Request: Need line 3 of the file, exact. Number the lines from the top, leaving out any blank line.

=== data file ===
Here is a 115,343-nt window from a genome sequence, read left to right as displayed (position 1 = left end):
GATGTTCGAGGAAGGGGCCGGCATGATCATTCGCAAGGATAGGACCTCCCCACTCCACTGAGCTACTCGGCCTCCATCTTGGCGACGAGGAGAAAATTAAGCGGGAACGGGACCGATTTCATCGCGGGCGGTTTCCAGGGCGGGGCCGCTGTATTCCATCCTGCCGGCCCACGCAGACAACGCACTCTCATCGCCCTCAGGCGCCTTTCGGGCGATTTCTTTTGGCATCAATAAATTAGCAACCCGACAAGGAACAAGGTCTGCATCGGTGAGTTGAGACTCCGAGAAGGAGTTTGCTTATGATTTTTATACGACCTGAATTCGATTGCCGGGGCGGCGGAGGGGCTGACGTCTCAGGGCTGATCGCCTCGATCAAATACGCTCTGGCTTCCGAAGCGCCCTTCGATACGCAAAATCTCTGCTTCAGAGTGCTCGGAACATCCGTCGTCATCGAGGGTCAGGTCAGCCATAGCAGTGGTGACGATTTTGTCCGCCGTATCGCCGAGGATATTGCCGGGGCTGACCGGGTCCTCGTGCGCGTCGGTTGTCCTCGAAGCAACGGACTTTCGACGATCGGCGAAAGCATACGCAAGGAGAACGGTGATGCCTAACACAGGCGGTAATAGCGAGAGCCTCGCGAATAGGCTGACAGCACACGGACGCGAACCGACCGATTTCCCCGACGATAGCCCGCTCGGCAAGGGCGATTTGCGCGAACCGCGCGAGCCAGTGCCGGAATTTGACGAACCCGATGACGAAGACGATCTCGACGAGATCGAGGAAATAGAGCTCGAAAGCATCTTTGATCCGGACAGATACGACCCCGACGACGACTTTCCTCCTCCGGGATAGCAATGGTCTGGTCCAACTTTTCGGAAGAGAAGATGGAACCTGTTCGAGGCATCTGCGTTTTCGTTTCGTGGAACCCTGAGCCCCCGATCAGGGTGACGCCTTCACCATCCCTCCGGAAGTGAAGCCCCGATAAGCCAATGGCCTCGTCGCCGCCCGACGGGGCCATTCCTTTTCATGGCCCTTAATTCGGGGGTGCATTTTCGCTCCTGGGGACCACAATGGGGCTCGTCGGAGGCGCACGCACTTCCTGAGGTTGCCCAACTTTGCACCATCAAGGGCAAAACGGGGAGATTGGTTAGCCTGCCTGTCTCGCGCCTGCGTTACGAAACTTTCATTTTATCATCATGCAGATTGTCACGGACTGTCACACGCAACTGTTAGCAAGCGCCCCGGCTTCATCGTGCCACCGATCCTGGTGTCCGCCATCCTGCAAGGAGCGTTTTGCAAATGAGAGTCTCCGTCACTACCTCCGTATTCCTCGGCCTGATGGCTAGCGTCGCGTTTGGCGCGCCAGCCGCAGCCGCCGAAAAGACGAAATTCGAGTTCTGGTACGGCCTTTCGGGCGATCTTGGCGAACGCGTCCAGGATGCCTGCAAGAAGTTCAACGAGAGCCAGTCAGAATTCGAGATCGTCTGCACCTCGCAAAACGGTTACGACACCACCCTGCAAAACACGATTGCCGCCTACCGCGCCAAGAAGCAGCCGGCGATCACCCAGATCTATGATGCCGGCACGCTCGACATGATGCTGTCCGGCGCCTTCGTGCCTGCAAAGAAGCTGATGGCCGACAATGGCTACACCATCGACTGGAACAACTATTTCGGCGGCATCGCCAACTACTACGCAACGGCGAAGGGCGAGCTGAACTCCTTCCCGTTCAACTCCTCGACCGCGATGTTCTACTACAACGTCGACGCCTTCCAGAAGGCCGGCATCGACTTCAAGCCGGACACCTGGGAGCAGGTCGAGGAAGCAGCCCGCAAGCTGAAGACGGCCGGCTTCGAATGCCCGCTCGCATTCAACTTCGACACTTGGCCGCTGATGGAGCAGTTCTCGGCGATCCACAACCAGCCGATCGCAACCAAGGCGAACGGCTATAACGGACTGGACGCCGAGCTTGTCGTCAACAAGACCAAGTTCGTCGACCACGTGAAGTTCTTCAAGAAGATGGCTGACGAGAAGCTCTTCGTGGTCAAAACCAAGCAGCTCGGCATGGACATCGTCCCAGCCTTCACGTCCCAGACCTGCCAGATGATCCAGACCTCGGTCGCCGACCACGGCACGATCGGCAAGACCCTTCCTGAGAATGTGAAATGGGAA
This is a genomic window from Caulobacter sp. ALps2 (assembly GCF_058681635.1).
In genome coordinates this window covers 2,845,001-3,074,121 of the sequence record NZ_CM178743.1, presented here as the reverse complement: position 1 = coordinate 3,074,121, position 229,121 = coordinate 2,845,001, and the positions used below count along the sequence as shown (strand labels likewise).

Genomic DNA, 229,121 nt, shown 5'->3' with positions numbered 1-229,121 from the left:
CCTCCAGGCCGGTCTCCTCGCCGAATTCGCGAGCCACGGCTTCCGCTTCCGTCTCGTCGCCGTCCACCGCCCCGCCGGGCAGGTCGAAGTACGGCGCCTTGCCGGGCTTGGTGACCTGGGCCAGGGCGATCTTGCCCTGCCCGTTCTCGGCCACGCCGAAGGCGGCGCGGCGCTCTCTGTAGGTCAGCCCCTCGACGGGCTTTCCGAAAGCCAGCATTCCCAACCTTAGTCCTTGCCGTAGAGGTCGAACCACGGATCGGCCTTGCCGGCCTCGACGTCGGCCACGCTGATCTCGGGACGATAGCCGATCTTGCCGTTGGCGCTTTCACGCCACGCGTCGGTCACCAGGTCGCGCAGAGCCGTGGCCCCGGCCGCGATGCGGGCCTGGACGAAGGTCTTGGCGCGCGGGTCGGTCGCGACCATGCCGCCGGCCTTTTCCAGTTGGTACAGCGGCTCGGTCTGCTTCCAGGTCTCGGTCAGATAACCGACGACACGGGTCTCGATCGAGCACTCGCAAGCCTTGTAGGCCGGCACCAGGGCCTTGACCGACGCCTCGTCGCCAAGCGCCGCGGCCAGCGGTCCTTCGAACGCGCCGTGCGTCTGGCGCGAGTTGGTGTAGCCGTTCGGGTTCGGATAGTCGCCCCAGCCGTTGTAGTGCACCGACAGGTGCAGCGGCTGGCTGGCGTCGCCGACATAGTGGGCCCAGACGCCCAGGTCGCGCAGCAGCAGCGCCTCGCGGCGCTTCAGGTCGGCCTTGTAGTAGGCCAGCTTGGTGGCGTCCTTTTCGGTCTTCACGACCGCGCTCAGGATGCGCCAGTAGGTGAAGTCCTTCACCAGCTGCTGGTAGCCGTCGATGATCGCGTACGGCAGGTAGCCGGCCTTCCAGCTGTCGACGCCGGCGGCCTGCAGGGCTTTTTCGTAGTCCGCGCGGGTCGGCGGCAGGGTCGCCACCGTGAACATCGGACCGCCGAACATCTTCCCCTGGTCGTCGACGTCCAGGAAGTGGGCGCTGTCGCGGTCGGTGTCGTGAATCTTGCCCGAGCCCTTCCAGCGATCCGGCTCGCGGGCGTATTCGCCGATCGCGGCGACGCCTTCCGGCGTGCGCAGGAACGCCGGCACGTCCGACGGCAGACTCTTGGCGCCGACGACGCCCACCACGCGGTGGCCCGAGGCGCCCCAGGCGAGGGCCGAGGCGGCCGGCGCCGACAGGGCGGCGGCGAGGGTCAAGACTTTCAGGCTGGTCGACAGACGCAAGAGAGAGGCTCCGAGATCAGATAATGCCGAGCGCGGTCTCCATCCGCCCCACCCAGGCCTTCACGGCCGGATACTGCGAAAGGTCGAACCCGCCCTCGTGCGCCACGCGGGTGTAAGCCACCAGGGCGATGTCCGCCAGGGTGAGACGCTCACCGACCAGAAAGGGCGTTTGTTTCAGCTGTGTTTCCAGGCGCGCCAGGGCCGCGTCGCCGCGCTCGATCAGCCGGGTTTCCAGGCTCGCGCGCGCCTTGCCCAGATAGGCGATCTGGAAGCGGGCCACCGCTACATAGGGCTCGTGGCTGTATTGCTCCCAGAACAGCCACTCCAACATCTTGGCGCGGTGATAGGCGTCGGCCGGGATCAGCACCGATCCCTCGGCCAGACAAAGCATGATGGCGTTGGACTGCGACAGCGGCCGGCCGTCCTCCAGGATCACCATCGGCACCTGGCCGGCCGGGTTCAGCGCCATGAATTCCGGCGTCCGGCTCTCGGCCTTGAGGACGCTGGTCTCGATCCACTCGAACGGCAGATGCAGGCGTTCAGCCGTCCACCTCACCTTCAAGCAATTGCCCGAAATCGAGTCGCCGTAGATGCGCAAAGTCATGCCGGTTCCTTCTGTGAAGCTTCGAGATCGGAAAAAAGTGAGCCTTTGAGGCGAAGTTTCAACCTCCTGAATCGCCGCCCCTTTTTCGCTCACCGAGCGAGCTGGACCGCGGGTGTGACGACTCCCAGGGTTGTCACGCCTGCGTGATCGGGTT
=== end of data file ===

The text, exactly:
This is a genomic window from Caulobacter sp. ALps2 (assembly GCF_058681635.1).